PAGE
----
OCFA, Anaheim FD test new technology to fight fires in remote areas

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The Orange County Fire Authority and Anaheim Fire are teaming up to test a new technology that could give firefighters an advantage when attacking flames from the air. (KABC)

The Orange County Fire Authority and Anaheim Fire are teaming up to test a new technology that could give firefighters an advantage when attacking flames from the air.

They are looking to add to their options when it comes to where their water-dropping helicopters fill up. "This is a way to make those helicopters even more effective to save homes, save lives, save firefighters," said Mark Whaling, from Whaling Fire Line Equipment.

Whaling, a career firefighter, created the "Remotely Activated Snorkel Site" or RASS. With a radio signal, a helicopter pilot can turn it on, filling up the tank, ready for the pilot to drop in his snorkel and take in water for the next drop.

The proposal from OCFA and Anaheim Fire is to place the RASS tanks in remote areas where helicopters would normally have to travel lengthy distances. "He's able to activate it, fill up the tank, deactivate it and drain it, all from the pilot's seat," said Whaling. "Nobody has to be on the ground."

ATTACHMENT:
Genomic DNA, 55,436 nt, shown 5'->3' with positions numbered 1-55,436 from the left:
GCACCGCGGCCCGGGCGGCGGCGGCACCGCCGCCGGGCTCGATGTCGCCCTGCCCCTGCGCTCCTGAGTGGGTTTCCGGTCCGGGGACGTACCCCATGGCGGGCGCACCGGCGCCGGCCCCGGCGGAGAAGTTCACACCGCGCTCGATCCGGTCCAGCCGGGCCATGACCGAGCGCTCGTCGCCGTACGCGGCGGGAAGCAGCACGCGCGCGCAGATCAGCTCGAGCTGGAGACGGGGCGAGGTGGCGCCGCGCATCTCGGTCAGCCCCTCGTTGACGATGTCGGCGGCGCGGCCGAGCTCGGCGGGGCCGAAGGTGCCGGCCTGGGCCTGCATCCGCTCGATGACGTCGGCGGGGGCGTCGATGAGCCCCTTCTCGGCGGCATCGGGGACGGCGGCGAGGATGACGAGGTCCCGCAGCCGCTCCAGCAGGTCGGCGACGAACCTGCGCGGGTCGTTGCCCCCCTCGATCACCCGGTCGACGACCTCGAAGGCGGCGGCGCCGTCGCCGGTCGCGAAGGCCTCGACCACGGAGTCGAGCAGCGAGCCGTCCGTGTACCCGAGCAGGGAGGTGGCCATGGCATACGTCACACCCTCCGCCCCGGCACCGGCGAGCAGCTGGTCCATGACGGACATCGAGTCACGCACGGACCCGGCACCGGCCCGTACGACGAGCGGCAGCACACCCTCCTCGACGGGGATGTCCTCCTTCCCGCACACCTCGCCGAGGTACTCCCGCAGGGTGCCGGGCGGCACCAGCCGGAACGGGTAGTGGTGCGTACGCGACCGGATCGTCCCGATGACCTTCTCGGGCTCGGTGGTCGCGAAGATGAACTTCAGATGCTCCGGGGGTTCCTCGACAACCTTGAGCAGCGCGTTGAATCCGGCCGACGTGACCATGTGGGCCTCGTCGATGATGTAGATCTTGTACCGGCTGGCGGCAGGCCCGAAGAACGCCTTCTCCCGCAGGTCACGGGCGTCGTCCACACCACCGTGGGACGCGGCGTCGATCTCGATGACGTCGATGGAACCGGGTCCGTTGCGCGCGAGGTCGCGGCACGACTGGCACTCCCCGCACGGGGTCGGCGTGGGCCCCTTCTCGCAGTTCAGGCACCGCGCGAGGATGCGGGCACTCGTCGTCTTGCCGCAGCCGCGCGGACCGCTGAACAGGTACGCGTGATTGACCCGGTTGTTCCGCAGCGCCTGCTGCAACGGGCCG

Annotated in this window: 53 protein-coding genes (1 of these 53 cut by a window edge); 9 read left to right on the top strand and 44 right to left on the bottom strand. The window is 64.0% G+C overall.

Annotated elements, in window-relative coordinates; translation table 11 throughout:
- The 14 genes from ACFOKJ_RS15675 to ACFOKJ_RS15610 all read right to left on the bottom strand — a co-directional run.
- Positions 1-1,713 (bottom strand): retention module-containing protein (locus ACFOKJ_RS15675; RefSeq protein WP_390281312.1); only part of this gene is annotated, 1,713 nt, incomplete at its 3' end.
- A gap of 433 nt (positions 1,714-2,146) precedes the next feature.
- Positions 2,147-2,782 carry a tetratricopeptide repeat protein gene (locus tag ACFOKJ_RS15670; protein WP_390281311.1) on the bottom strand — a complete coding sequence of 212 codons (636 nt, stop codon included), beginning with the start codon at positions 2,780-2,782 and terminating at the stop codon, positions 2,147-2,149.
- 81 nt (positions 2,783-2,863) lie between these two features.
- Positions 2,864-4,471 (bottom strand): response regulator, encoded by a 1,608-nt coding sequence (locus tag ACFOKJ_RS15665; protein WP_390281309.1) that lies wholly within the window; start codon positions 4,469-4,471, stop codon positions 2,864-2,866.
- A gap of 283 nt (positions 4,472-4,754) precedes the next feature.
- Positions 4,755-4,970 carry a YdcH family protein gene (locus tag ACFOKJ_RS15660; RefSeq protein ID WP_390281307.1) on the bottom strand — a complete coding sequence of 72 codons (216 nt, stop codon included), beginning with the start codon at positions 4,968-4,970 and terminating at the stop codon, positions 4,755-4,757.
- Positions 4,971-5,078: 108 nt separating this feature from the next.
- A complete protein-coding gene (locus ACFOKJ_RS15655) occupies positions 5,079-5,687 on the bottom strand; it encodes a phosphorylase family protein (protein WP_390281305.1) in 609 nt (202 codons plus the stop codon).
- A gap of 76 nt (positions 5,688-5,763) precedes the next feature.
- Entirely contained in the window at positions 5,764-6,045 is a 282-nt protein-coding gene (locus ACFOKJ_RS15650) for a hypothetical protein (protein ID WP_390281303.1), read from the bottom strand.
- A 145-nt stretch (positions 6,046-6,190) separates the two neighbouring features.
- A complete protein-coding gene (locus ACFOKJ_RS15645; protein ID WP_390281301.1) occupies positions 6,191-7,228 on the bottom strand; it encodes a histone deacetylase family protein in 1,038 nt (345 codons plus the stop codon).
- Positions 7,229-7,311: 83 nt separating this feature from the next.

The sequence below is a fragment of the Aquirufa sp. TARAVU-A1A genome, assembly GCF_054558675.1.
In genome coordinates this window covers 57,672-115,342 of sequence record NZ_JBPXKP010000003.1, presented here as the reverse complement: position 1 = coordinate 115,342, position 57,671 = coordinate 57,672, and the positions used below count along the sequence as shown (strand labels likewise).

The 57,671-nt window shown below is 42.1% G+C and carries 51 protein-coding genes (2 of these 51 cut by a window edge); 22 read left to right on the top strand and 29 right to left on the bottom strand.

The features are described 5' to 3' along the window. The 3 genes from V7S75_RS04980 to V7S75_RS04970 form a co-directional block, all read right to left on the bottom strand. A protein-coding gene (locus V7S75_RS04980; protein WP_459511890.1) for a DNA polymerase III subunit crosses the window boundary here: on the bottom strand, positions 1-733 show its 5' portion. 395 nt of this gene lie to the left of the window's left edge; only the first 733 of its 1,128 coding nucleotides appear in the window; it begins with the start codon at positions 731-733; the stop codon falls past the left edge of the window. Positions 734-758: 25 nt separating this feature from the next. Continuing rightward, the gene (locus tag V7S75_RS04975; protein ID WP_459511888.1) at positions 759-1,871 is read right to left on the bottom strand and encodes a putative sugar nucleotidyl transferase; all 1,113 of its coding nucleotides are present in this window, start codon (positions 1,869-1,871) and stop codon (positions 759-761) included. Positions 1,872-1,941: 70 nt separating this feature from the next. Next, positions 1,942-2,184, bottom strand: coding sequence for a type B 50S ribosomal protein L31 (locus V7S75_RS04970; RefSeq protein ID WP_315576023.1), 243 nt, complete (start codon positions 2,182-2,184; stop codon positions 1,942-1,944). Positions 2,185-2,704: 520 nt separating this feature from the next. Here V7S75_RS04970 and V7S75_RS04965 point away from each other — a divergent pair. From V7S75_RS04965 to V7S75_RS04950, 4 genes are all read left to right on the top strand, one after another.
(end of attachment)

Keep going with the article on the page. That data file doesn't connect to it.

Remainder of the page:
It means more drops per hour, less travel time and more firefighters on the ground during a fire, ready to fight the flames. "Add efficiency and safety to the entire operation, which really equates to a safer community, and keeping large fire growth from happening," said Anaheim Fire Battalion Chief Tim Adams.

Orange County could be one of the first in the country to utilize the new technology. Firefighters say it'll bolster one of their greatest tools in keeping communities safe.

"This type of technology could be a game-changer, for the helicopters to turn faster and get the water to the fire sooner faster and more often, but also freeing up fire engines," said OCFA Battalion Chief Craig Covey.

With proper funding and approval, the RASS tanks could be installed in Orange County within 18 to 24 months.
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